What makes a man, a man? What makes a living being worthy of human rights?
Today we talk about “Heart of dog” by M. Bulgakov: a tale about science, progress and humanity.
Our trip begins following a stray dog looking for food in a glacial Moscow, finding help in a distinguished man who bribes it with food in order to take it home.
The dog can’t believe how lucky it is, now having a name, free food and a wonderful home.
But something sketchy is going on at the Doctor’s place and soon we discover his malefic intentions: thanks to his genius mind, he plans on turning the poor dog into a human being.
The most relevant thought which came to my mind, as I was reading this book, is how we underestimate the power we possess. As the world was covered by simple minded animals, human beings raised among them learning to exploit the environment in order to submit even the most aggressive creatures. But, as we were developing our knowledge, we became less and less aware of descending from the same creatures we were exploiting.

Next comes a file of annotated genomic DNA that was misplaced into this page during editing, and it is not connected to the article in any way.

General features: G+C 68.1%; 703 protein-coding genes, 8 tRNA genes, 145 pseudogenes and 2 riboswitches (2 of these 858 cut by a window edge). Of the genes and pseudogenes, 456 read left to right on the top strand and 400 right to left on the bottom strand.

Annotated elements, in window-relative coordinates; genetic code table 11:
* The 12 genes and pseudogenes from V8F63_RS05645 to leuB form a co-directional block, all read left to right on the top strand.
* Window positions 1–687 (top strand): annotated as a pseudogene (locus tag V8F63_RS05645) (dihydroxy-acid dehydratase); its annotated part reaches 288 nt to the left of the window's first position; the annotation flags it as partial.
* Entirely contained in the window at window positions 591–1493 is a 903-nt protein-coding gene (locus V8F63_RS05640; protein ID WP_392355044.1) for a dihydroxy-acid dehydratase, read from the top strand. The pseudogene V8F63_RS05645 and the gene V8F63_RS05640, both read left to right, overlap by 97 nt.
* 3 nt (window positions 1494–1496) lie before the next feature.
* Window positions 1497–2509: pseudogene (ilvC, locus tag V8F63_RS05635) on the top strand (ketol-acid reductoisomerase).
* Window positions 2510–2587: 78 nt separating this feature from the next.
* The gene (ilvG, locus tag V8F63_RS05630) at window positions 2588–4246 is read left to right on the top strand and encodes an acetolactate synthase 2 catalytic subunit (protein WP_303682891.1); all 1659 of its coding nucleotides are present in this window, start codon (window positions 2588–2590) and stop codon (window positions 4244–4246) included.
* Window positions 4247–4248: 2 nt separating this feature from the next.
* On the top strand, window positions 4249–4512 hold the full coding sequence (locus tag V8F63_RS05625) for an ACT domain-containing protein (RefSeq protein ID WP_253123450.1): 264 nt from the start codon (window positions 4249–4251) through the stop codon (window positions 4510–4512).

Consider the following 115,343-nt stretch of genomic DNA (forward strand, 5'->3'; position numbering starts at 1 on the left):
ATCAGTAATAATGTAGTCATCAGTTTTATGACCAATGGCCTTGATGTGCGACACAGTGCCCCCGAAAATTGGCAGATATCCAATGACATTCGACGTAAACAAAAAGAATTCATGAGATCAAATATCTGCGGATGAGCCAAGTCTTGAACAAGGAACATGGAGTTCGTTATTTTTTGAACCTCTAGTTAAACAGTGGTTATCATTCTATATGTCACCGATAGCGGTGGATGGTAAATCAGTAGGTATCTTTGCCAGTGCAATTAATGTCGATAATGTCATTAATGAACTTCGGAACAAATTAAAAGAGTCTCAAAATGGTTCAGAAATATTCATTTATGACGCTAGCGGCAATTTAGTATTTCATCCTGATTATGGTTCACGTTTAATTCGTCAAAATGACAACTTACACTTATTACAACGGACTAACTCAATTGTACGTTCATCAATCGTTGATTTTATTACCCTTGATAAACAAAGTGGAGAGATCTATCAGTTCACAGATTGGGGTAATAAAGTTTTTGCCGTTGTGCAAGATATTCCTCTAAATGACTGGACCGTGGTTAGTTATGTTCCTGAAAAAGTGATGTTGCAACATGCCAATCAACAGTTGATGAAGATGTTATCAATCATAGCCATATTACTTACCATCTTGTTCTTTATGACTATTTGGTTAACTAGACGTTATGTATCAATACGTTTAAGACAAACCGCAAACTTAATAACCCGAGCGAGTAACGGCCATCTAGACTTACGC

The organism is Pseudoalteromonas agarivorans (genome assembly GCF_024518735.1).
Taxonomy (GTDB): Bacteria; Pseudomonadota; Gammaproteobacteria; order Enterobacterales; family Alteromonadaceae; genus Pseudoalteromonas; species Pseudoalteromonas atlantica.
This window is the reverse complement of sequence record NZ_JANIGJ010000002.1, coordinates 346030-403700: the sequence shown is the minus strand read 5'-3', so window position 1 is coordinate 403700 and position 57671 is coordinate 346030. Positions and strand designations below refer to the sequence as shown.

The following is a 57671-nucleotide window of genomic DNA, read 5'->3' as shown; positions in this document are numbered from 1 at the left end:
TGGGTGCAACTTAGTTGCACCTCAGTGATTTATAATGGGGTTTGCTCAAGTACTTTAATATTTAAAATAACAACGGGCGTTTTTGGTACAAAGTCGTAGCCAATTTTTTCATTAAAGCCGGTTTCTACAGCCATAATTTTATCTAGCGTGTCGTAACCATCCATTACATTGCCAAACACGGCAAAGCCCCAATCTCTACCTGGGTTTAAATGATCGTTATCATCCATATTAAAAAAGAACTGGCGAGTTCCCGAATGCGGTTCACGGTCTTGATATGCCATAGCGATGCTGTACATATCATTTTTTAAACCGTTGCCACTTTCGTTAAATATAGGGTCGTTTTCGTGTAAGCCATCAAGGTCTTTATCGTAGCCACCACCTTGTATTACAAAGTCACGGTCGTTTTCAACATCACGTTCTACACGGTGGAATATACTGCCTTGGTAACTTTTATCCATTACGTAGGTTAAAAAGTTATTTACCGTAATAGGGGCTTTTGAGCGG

We forgot that we used to sleep in forests and hide on trees, and we stopped considering ourselves part of the animal kingdom. Our power made us able of eating others until we were able to build houses, cities and countries.
Inside this book, we see a man corrupted by his knowledge and caring only about his personal development as a scientist. He doesn’t care about his patients nor his colleagues, but is he a ‘good’ doctor?
He treated men and women who had lost hope, actually curing their conditions.
At the same time, the “recovery” of their bodies didn’t help their minds. He is trying to defeat age and death, but is it actually a good thing?
He says his experiment on the dog will lead a revolutionary medical discovery, but is it worth it? Do we really have the right to treat animals as we please?
The same questions could be asked about climate change and the environmental crisis, what should be do?
Let’s talk about it!
PS: Next month’s book will be Illness by Havi Carel